Words and Code

One writer’s journey from words to code.

How Programming Makes You a Better Writer

flatiron, non-technical

When I was in my terrible twos, my mom walked in on me writing all over the white walls of our living room with a pencil. I didn’t even know how to write, much less what to write. But apparently, even as a toddler, I knew that writing was exactly what I wanted to do. (Side note: when my dad got home, he made me erase everything I’d written. But I digress.)

Suffice it to say that writing has always been the medium of choice when it comes to expressing myself. So when I set aside my literary pen eight weeks ago to learn how to code at The Flatiron School, I did it with a heavy heart. I knew I’d be learning how to build amazing things with the powerful tools that programming gives you, but I also assumed that I’d be abandoning my one true passion.

But I’ve learned two important things since then: first, you probably shouldn’t assume things randomly. Second, and more seriously, writing and coding are far more similar than they are different. And I’ve realized that coding has not only made me a better writer – it has also made me a better person.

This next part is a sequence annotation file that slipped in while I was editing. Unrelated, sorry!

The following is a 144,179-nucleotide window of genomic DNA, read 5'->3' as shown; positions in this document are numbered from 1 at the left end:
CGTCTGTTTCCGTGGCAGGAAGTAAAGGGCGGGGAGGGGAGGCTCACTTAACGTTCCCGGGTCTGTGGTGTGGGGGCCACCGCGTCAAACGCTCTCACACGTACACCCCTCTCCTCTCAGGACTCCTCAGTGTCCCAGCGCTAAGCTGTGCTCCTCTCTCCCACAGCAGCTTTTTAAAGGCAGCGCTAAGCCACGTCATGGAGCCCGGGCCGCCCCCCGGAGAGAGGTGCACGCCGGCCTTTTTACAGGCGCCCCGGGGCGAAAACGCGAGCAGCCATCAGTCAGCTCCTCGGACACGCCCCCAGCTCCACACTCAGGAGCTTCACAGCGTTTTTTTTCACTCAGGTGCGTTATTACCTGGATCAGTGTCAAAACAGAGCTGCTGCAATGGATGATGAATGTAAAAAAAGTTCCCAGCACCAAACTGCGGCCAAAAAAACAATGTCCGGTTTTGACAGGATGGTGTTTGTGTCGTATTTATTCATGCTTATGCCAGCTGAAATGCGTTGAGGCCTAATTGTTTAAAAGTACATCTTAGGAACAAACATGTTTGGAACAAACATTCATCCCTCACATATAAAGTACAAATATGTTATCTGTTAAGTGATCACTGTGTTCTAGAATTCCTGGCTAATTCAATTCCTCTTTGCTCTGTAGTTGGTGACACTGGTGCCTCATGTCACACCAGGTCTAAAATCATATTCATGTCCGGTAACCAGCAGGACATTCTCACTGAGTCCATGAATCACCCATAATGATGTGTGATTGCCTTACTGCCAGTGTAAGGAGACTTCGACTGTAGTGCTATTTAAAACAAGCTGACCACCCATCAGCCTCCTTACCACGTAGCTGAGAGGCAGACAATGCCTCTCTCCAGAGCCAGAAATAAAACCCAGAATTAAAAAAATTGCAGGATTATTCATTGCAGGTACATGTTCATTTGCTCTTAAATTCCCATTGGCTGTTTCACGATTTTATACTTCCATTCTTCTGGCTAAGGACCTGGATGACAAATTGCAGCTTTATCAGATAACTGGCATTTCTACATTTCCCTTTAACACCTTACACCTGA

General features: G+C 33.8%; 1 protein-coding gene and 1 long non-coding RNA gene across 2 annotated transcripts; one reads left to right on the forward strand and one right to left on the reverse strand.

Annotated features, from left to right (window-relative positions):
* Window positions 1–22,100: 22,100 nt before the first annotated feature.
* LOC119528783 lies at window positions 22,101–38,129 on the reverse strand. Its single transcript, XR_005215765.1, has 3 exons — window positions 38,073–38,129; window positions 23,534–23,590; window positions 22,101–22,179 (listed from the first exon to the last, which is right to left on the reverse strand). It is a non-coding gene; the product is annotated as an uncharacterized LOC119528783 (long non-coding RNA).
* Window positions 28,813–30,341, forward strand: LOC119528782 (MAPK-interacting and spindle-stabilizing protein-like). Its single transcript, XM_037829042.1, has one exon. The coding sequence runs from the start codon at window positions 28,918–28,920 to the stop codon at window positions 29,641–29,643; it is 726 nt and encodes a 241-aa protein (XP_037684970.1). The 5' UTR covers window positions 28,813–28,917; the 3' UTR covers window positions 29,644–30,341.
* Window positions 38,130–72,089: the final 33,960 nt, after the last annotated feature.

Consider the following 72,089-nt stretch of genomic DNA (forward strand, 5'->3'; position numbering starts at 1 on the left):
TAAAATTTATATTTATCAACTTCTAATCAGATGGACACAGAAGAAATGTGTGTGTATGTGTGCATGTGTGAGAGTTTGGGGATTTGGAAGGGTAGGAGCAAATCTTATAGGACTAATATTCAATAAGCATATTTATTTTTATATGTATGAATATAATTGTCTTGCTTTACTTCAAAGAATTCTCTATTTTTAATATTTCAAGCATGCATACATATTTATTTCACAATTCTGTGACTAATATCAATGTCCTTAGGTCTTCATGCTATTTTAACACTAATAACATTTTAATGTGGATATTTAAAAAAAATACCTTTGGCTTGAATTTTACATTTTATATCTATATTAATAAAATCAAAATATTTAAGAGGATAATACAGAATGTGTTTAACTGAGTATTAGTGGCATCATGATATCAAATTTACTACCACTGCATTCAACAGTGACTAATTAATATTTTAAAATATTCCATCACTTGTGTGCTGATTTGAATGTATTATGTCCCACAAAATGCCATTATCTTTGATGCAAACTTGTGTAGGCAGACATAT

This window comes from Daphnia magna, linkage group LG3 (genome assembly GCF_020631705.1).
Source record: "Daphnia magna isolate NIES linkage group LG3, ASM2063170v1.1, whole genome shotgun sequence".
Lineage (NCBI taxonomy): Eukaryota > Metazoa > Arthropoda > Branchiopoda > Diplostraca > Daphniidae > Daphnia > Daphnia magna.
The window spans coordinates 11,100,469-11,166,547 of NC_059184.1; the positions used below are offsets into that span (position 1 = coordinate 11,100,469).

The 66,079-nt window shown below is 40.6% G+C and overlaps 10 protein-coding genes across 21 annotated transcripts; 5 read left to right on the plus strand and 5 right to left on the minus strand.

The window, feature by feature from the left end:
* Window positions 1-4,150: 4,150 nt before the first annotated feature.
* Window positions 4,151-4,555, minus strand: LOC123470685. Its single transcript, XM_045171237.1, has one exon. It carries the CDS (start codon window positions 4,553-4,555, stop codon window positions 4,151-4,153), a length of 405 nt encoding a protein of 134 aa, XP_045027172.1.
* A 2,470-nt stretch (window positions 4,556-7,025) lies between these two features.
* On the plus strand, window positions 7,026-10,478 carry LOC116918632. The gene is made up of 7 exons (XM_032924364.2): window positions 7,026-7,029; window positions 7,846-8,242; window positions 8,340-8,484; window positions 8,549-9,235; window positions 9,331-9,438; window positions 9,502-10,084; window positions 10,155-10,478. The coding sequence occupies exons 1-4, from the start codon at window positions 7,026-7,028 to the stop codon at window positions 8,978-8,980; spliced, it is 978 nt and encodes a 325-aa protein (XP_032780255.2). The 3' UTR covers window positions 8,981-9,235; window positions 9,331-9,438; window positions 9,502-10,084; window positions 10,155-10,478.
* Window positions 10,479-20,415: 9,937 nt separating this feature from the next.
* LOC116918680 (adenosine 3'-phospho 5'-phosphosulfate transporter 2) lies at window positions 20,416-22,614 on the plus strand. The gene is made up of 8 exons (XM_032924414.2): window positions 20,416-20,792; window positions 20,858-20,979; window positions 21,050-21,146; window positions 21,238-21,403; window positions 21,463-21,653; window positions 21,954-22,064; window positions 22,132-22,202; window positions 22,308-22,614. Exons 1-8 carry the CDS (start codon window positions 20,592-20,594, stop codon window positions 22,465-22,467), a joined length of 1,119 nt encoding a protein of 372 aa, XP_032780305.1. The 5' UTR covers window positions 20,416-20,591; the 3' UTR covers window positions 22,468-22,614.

Writing is unanimously thought of as a communicative art form, something that is unrestricted and free-flowing, which can overcome you at any given moment; and when you’re in that moment, you have to surrender yourself to that creative genius within. Programming’s reputation, on the other hand, is far more rigid, dependent on logic, discipline, and structure. But as someone who is now trying to inhabit both of these worlds, I can tell you that writing also depends on order and coherence just as much as programming relies on creative flow, clarity, and communication. Ultimately, writing is just as much a puzzle as programming is a narrative.


Words and code both depend on intuition. As you write, you have to be honest with yourself about why you make certain creative choices: does your favorite character really add anything significant to your narrative? Is your narrator’s voice believable? Does the reader even want to keep reading after your opening paragraph?

The questions that programmers ask themselves aren’t too different. Does this method do more than one thing? Can I encapsulate and abstract this function somewhere in my code to avoid repeating myself? Does this functionality even belong in my application’s controller? And perhaps the most important question of all: can anyone else understand my code?

Writers and programmers don’t just have to become comfortable with their art forms: they have to truly understand every aspect of them. Programmers internalize their code and what it does in the same way that writers embody their self-created literary worlds. While at first you may not be able to put your finger on what’s missing from a piece of writing, the more you write, the better you get at articulating what makes a piece of writing work. Similarly, as a programmer, you don’t initially make the most educated guesses as to where a bug in your code might be, or what kinds of methods belong in a certain class. But the more you code, the better your intuition becomes, and the better you get programming.